Magnetic resonance spectroscopy (MRS) allows noninvasive assessment of various compounds central in the study of energy metabolism, and localized MRS has played an important role in the elucidation of the pathophysiology of GAMT deficiency. Localized 1H MRS of the brain of patients showed a strongly reduced Cr signal along with a broad new signal at 3.8 ppm (e.g., Ref. 40), probably arising from guanidinoacetate (Gua), the immediate precursor of Cr in the biosynthesis. 31P MRS of brain and skeletal muscle showed a strong reduction in phosphorylated Cr (PCr) along with a high signal of phosphorylated Gua (PGua; e.g., Refs. 8, 32, 40).
Therapeutic approaches to alleviate symptoms in GAMT deficiency include Cr supplementation, as uptake of Cr from the blood can result in increases in Cr concentration in several tissues such as skeletal muscle and brain (44). The biosynthesis of Cr is assumed to take place mainly in the pancreas and liver, and Cr is exported to the blood and taken up in Cr-requiring tissues by a Cr transporter (CrT) against a large concentration gradient (44). The presence of biosynthetic enzymes in both brain (1, 2, 24, 41) and skeletal muscle (2, 6, 31), however, suggests that these organs can, at least partly, synthesize their own Cr.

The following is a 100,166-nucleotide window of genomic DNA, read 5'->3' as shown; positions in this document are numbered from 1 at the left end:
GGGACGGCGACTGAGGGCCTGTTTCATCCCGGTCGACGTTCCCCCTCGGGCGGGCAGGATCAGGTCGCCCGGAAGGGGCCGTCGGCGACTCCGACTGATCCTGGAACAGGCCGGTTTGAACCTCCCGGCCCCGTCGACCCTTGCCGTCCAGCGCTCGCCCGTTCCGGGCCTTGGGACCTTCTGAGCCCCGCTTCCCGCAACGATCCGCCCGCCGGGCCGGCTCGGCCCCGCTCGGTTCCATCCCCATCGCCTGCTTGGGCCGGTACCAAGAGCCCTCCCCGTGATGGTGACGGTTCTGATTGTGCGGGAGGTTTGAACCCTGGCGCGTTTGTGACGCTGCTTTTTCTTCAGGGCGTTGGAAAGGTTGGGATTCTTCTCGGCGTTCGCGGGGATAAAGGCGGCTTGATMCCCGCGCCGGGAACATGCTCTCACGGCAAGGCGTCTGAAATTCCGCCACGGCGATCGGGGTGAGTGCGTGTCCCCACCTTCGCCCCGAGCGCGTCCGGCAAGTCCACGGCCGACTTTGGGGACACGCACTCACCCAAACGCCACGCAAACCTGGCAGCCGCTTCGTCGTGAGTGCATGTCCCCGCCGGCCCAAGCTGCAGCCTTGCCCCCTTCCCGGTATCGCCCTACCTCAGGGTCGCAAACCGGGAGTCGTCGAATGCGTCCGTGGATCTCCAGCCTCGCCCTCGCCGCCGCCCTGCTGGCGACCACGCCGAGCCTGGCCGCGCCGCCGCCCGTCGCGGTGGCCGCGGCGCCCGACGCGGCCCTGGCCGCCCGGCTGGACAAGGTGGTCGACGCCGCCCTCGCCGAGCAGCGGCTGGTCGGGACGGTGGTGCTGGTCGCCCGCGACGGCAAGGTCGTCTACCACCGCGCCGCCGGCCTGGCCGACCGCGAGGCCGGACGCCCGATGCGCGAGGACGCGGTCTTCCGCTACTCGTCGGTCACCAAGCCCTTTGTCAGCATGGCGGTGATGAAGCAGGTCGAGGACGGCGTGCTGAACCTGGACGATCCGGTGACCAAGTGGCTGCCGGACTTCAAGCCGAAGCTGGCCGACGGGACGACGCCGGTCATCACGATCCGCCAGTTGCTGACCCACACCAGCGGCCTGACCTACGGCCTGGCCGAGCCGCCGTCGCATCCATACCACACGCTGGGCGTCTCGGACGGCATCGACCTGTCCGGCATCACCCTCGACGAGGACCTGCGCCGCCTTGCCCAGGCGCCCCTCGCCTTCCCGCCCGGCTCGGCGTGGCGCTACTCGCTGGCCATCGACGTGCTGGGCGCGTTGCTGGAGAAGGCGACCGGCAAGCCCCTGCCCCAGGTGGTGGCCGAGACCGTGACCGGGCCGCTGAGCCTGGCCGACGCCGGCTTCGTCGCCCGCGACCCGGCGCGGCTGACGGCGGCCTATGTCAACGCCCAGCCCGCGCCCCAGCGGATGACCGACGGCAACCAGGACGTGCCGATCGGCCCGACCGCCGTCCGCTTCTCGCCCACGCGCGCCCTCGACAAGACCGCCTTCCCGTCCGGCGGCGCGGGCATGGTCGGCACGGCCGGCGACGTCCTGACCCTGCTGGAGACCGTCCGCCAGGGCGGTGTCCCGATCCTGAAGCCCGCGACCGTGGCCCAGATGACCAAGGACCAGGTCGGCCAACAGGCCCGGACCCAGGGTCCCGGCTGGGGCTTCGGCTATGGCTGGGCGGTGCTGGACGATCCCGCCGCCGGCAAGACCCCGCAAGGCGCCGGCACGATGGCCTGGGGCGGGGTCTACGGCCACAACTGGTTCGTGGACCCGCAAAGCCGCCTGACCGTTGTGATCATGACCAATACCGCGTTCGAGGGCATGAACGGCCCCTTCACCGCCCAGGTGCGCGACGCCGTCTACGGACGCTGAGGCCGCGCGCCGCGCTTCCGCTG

Cr supplementation in GAMT-deficient patients leads to partial improvement of clinical symptoms, and 1H MRS studies of the brain of GAMT-deficient patients revealed that the increase in Cr concentration during long-term Cr supplementation is slow and still not complete after 2 yr (39). Methods to increase the rate of uptake of Cr in the brain in GAMT deficiency could therefore be beneficial for a more rapid decrease of symptoms. Recently, neonatal supplementation of Cr has been suggested to prevent the development of clinical symptoms in GAMT deficiency (35). However, as the majority of cases of GAMT deficiency is diagnosed after the neonatal period, a rapid increase in Cr could possibly prevent the development of severe clinical symptoms in young patients.